And because marketing doesn’t “own” the product registration channel, it’s not optimized with the customer in mind.  Many product registration processes are complex, requiring registration keys, activation codes, and passwords.  According to one report, 2 in 5 people would rather scrub a toilet than come up with a new password.   Many manufacturers still design their product registration process around the manual effort of the customer.  They require an individual to search, select, print, manually fill out information, mail in the documentation, and then check back for confirmation. These complexities deter most customers from registering products.  And this hurts manufacturers.  Product registration is insight into a customers’ profile, usage, and behavior. product_registration_308x168.jpg


Simplify the Process

But companies like Registria are enabling companies to extend product registration beyond a printed PDF or a simple form capture on a website. Manufacturers can still leverage paper and online registration, but they can also optimize product registration for mobile and IoT.  With the elimination of apps, downloads, and QR Codes (because that’s so 2011), users can text a photo or a registration code to register a product. This allows manufacturers to reach 100% of their mobile audience.  Many Registria customers have seen a 5X increase in registration rates as well as a reduction in cost per registration.


Develop a Comprehensive Understanding of the Customer

Manufacturers can also begin to build out customer profiles that extend beyond basic contact information. Optimized product registration models allow companies to capture additional profile channel information like SKU, model #, manufacture date, batch number, and action with 100% accuracy. And don’t underestimate data accuracy; 88% of customers have admitted to providing false product registration information. And this information isn’t just a “nice to have”.  If manufacturers want to sustain, they must capture this information, develop these profiles, and then use the data.

In order for manufacturers to covert buyers into advocates, monetize relationships post-purchase through up-sell and cross-sell programs, and improve customer experience through service and support, they must collect the information that will provide the greatest understanding of the customer, and the behavior of the customer.


Delivering a Proactive Customer Experience

This is especially beneficial when considering IoT devices.  Capturing installation feedback, ratings, reviews or in depth product-in-use data is terrific, but using that information to provide a better support experience, proactively inform on use and opportunity to save, and alert to new offerings is very beneficial.  Manufacturers can become proactive in their support and communications, instead of reactive to problems after they occur.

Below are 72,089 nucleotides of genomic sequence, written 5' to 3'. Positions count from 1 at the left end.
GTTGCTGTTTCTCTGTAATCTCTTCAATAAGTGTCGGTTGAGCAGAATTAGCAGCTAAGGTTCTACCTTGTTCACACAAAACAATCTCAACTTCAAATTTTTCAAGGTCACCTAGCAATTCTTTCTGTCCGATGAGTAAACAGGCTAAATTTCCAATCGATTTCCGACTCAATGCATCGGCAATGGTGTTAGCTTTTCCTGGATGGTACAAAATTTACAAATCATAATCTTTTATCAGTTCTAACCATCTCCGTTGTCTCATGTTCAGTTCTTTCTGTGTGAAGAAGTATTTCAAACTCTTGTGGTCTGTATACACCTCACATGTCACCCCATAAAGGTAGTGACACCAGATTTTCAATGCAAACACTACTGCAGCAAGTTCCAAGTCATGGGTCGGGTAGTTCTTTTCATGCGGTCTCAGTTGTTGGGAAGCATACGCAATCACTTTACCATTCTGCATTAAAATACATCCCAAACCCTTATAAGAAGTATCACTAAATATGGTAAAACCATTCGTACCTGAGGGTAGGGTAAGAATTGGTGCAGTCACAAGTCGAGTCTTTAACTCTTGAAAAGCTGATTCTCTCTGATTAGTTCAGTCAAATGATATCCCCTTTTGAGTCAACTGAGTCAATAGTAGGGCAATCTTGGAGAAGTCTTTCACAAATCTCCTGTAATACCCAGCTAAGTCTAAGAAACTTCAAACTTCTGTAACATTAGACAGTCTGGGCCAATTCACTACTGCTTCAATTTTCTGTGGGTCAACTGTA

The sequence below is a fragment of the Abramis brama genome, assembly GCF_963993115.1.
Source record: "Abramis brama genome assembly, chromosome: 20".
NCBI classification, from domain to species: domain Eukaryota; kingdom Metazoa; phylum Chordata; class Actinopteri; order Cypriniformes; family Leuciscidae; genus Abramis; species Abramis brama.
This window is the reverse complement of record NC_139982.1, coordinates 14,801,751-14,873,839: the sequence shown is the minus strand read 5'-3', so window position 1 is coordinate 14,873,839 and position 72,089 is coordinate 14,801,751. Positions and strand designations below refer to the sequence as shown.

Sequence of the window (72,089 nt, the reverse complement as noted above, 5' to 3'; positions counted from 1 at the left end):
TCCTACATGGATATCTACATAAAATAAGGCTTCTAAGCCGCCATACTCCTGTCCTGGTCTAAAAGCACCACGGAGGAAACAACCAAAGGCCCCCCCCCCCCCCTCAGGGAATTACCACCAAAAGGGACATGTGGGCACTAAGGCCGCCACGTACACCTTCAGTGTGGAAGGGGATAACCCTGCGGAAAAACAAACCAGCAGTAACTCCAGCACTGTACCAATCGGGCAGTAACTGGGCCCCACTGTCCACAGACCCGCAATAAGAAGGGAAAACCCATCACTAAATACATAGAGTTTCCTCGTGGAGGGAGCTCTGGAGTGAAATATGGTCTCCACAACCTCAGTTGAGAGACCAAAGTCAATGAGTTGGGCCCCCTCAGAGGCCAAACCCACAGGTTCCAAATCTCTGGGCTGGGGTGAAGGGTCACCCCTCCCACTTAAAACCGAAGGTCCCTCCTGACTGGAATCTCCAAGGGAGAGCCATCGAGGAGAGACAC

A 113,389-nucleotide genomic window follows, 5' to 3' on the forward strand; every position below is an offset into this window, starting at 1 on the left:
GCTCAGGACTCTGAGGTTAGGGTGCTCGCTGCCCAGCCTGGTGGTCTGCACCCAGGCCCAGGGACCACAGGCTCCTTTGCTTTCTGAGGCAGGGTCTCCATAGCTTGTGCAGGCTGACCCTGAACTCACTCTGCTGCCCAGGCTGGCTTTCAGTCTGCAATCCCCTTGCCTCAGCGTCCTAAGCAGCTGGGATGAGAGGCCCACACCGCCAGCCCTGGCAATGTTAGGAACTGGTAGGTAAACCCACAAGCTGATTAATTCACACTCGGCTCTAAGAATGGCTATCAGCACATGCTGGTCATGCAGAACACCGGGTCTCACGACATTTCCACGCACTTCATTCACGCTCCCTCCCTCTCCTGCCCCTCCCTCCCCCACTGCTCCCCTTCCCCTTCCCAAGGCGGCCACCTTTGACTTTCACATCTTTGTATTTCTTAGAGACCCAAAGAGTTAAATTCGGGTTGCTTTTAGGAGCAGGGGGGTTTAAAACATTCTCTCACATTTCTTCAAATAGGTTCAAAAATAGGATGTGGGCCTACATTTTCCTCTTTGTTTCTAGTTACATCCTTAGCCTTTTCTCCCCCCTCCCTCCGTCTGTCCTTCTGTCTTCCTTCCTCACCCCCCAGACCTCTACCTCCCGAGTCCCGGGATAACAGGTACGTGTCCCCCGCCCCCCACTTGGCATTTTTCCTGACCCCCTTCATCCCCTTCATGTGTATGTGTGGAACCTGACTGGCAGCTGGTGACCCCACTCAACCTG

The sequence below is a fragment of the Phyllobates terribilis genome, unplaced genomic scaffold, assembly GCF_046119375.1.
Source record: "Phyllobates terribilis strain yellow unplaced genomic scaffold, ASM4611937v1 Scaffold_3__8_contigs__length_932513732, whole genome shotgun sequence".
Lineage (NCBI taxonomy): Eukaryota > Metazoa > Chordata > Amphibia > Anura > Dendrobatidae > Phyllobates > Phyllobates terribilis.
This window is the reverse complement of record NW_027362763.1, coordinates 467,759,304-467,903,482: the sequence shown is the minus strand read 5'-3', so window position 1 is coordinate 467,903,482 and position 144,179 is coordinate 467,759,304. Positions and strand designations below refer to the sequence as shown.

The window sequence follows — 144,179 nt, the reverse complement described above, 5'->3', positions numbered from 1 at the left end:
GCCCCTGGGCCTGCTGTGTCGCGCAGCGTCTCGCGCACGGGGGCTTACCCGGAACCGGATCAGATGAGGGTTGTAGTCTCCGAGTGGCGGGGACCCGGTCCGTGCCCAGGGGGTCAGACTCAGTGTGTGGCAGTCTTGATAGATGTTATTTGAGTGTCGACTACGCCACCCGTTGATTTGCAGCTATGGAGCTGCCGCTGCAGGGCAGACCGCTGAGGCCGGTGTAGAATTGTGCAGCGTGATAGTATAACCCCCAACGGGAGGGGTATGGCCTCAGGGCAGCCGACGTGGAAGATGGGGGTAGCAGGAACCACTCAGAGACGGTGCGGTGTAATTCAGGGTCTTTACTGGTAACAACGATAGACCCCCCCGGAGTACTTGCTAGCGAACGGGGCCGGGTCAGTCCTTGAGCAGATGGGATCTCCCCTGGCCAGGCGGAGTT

An optimized product registration channel enables self-service for customers to access information about product features, installed parameters, utilization, warranties and events.  And agents can access owner information, product purchase data, warranty and entitlement information, support tickets, claims and other purchase information in one, streamlined system.  Because manufacturers can track each buyer and their transaction record—whether it’s an inbound support request, activity, RMA, purchase or a product registration—they can also access a reliable 360-degree view of a brand’s interactions with the buyers of their products. 


Monetize Relationships Post-Purchase

In addition to a proactive customer experience and advocacy development, manufacturers can also begin to monetize relationships post-purchase through up-sell and cross-sell programs and after-sale programs.  By leveraging the new data collected and advanced segmentation, companies can develop personalized programs containing educational content, thought leadership content, and timely offers relative to an individual’s previous purchases, buying behavior, and usage of the product.


By automating communications around this data, manufacturers can better leverage all digital marketing channels, offer relevant content and promotions, and harness the opportunity found within the customer life-cycle.


It’s imperative manufacturers, especially marketers, begin to view their product registration process as a viable marketing channel.  Through proper optimization, manufacturers can begin to develop the required 360-degree customer profile inclusive of behavior and usage data.  By harnessing the insight of product registration information, manufacturers can grow revenue, support, and advocacy.

How do you currently manage your product registration process?